A Financial History of the Netherlands

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Take a look at what a finance career in the Netherlands has to offer and contact us for a chat to discuss your options. Robert Walters specialises in the recruitment of highly educated finance professionals for companies across the Netherlands. Our clients range from small businesses to Fortune companies. Work life balance is very important in the Netherlands.

A lot of companies these days are very proactive toward flexible working, which means working from home for one or more days per week or renegotiating contracts about working hours if you or your partner is expecting. Read more about working hours in the Netherlands. A good work life balance leaves time for sports.

Short history of Netherlands

For every three people in the Netherlands at least one is an active member of a sports club. Health and sports are very important in the Dutch culture, you can see proof of it by how many people are riding their bikes everyday to work. Dutch nature is beautiful, and always just around the corner. Contrary to what you might have heard, The Netherlands is not flat everywhere.

You can find pretty little towns scattered around the country, mixed with scenic views of green fields with cows and canals. Three of the country's major cities are Amsterdam, Rotterdam and Eindhoven. We have offices in each of these cities. They offer many job opportunities, and an international scene that makes it easy to fit in. Amsterdam is the most cosmopolitan of the three, being the capital. The city is known for its narrow streets and canal houses. Rotterdam has the biggest port of Europe and is a very modern city.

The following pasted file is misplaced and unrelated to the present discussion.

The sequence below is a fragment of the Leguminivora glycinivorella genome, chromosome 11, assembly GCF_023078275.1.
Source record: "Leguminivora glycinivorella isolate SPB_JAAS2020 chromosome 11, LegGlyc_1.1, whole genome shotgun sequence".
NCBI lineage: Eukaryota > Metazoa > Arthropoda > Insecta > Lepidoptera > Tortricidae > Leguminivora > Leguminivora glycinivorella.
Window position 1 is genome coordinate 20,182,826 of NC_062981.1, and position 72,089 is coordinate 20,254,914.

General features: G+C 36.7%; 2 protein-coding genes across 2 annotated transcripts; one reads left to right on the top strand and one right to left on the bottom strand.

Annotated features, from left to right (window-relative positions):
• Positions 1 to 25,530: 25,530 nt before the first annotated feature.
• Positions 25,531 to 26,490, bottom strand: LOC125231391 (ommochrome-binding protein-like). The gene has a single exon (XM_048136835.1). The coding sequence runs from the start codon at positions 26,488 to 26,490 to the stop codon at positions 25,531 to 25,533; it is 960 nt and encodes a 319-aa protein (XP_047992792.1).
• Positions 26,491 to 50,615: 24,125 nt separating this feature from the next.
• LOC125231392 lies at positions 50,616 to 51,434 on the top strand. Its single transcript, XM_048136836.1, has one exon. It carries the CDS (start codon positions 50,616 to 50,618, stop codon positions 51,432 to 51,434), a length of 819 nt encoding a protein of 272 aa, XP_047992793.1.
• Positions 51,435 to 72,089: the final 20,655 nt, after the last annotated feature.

History - De Nederlandsche Bank

Eindhoven is situated more into the countryside. The nickname of this city is Brainport, as it is home to a lot of tech companies. It offers a more family-oriented environment but as it is a university city still has an attractive night life. Now, let's have a look at the United States at the end of the 19th century. We can see a depression, deflation and a shortage of money.

And there is a serious debate as to the use of gold or silver as a standard to base the currency on. This discussion even filters down to a book, the Wizard of Oz, as Hugh Rockoff explains here. In short, the US experience is that you have to be careful not to have a shortage of money. As both memories linger on in the collective minds, we can thus see that the German central banking approach is not to ever encounter high inflation again.

They tend to be on the careful side and tried their utmost to instill this sense of discpline in the European Central Bank. Meanwhile, the FED is making sure not to ever encounter a shortage of money again, so are expanding their money base more easily. Delayed tapering: a historic moment? When the FED yesterday announced that they were not yet going to contract the money base, this came as a surprise to the market.

Earlier this year, Bernanke had explained that the FED would slowly start contracting the money supply.


So he caught the market off guard. And in a few years, we can determine if that was indeed a historic moment. I think it was. The FED-announcement above all marked the beginning of an unclear policy. So far the FED has been careful to explain and predict its own moves to the market by providing so-called forward guidance.

While a bit unconventional, the market has been getting used to this guidance and has also responded to the earlier announcement of more restrictive monetary policy. This response may in turn have led the FED to change its previous opinion on the timing of tapering. What may happen now is that the market and the FED get entangled in a dance where neither party knows whether to lead or to follow. Both are looking at each other while trying to find out if the economy itself is getting in a better or worse shape, as a result of their dancing.